I believe that all of us, including myself, perpetuate and keep this myth of American exceptionalism alive through our collective behaviors and actions. I include myself as part of the “all of us” because I, too, am a part of society. It is not about me, as an individual, but about me existing in a larger community, a society composed of other people. Although I can disagree or critique the thoughts, behaviors and actions of others I am not immune to their consequences because all coexist in community, together (whether we like it or not.)

Here are ways that we, as a society, have upheld the myth of American exceptionalism.

For instance;

  • When we prioritize and participate in indoor dining, festivals and large events rather than implementing mitigation efforts to minimize the spread of Covid so we can keep kids in school safely.
  • When we continue to travel to places like Hawaii and Mexico because we want to. Because “we have been through so much this year” without taking into consideration how traveling to these places impacts the lives of the people who live there or how we can negatively impact our own community when we come back.
  • When we think that our experience and our livelihood is the only one that matters and that anything that inconveniences us, on an individual level, we can ignore the reality and severity of a situation because it does not fit into the image of the world that we, as Americans, have been promised.

American exceptionalism has created a world where:

  • “If I do not think about it I am immune to the consequences.” (For example, a president who thinks we would have fewer cases of Covid if we did less testing.)
  • No matter what, “I am entitled to do what I want to do, when I want to do it, no matter the harm it causes to others because I am an American.” (Visiting other countries and spreading a deadly disease because I want to go on vacation.)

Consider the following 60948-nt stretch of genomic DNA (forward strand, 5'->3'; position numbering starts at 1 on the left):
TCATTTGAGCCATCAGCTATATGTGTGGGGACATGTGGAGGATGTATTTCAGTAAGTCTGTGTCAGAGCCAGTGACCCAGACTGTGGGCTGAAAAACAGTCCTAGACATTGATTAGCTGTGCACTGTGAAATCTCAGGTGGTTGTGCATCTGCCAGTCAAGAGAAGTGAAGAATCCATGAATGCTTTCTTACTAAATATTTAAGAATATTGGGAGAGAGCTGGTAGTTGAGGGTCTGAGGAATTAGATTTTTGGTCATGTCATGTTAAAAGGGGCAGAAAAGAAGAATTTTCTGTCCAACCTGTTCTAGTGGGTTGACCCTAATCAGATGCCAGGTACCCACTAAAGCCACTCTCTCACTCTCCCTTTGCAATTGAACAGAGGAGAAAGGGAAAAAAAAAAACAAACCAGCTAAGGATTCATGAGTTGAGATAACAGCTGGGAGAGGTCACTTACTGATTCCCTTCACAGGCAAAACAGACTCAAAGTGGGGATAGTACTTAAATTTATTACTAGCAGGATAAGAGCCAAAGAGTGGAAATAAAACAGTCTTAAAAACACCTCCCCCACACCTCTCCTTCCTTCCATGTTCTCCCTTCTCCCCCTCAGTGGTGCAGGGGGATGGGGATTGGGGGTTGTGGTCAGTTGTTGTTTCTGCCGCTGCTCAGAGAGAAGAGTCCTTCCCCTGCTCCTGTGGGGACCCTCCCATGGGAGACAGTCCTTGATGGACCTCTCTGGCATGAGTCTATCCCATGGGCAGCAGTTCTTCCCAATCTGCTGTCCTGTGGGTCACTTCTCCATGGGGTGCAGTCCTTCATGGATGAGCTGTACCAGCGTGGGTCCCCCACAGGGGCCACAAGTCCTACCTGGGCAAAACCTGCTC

In order to justify these types of behaviors I have heard people say:

  • “It won’t happen to me.”
  • “It won’t happen here.”

Or we dismiss reality and create an alternative reality by insisting:

  • “I can’t think like that.”
  • “I don’t like thinking like that.”
  • “I can’t live my life in fear.”

But just because we declare something untrue does not make it so. For example, Just because I did not want Trump to be my president did not make him NOT my president.

The act of declaring something untrue does not make it so.

Our collective behaviors and thinking perpetuate American delusion which has been sold to us as exceptionalism.

Our behaviors are very similar to those of a toddler or adolescent, teenage phase of rebellion. “You can’t tell me what to do!”

My partner encapsulated this perfectly when he said to me that day he wanted to go to his uncle’s, “I don’t like other people telling me what to do.”

This proclamation echoes the American values of freedom and independence.

Has the pandemic been a deadly experiment of letting the collective immaturity make risky versus rational choices? Like, a child who only wants to eat candy for every meal or a teenager who makes reckless decisions because developmentally they do not have the foresight to think of the consequences of their behaviors.

Is this not where we are as a country? Are we developmentally ready to examine how our societal values shape our collective behaviors? With 750,000 of us dead and counting, what else will it take to get to the point where we are ready to be collectively self-reflective? I know this to be true, that until we acknowledge the fables we have told to ourselves, about ourselves and how the foundational values collectively impact us today, we will all continue to suffer the consequences of this American delusion.